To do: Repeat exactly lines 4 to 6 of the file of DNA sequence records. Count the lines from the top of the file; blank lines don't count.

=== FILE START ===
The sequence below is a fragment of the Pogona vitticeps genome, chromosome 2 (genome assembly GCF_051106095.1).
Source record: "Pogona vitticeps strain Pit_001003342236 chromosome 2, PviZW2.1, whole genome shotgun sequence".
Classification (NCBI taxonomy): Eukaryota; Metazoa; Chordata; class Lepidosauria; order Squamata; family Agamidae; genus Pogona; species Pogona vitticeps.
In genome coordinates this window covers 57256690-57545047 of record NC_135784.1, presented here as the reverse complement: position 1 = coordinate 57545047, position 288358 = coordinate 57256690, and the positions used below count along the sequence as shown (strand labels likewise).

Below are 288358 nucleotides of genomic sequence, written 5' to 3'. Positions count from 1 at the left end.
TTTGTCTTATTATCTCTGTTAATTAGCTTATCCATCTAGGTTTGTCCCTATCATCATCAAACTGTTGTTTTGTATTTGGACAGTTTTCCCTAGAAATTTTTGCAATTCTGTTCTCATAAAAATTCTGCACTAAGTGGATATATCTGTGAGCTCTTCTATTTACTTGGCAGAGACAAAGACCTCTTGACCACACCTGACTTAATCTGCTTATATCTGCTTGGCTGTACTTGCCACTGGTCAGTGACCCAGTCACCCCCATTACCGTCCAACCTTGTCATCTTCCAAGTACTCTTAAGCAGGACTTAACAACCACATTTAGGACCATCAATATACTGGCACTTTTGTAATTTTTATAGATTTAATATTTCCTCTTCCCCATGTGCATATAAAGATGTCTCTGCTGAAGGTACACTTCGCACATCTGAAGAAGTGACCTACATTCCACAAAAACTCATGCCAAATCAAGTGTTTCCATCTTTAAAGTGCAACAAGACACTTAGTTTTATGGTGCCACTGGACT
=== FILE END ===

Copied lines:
In genome coordinates this window covers 57256690-57545047 of record NC_135784.1, presented here as the reverse complement: position 1 = coordinate 57545047, position 288358 = coordinate 57256690, and the positions used below count along the sequence as shown (strand labels likewise).

Below are 288358 nucleotides of genomic sequence, written 5' to 3'. Positions count from 1 at the left end.
TTTGTCTTATTATCTCTGTTAATTAGCTTATCCATCTAGGTTTGTCCCTATCATCATCAAACTGTTGTTTTGTATTTGGACAGTTTTCCCTAGAAATTTTTGCAATTCTGTTCTCATAAAAATTCTGCACTAAGTGGATATATCTGTGAGCTCTTCTATTTACTTGGCAGAGACAAAGACCTCTTGACCACACCTGACTTAATCTGCTTATATCTGCTTGGCTGTACTTGCCACTGGTCAGTGACCCAGTCACCCCCATTACCGTCCAACCTTGTCATCTTCCAAGTACTCTTAAGCAGGACTTAACAACCACATTTAGGACCATCAATATACTGGCACTTTTGTAATTTTTATAGATTTAATATTTCCTCTTCCCCATGTGCATATAAAGATGTCTCTGCTGAAGGTACACTTCGCACATCTGAAGAAGTGACCTACATTCCACAAAAACTCATGCCAAATCAAGTGTTTCCATCTTTAAAGTGCAACAAGACACTTAGTTTTATGGTGCCACTGGACT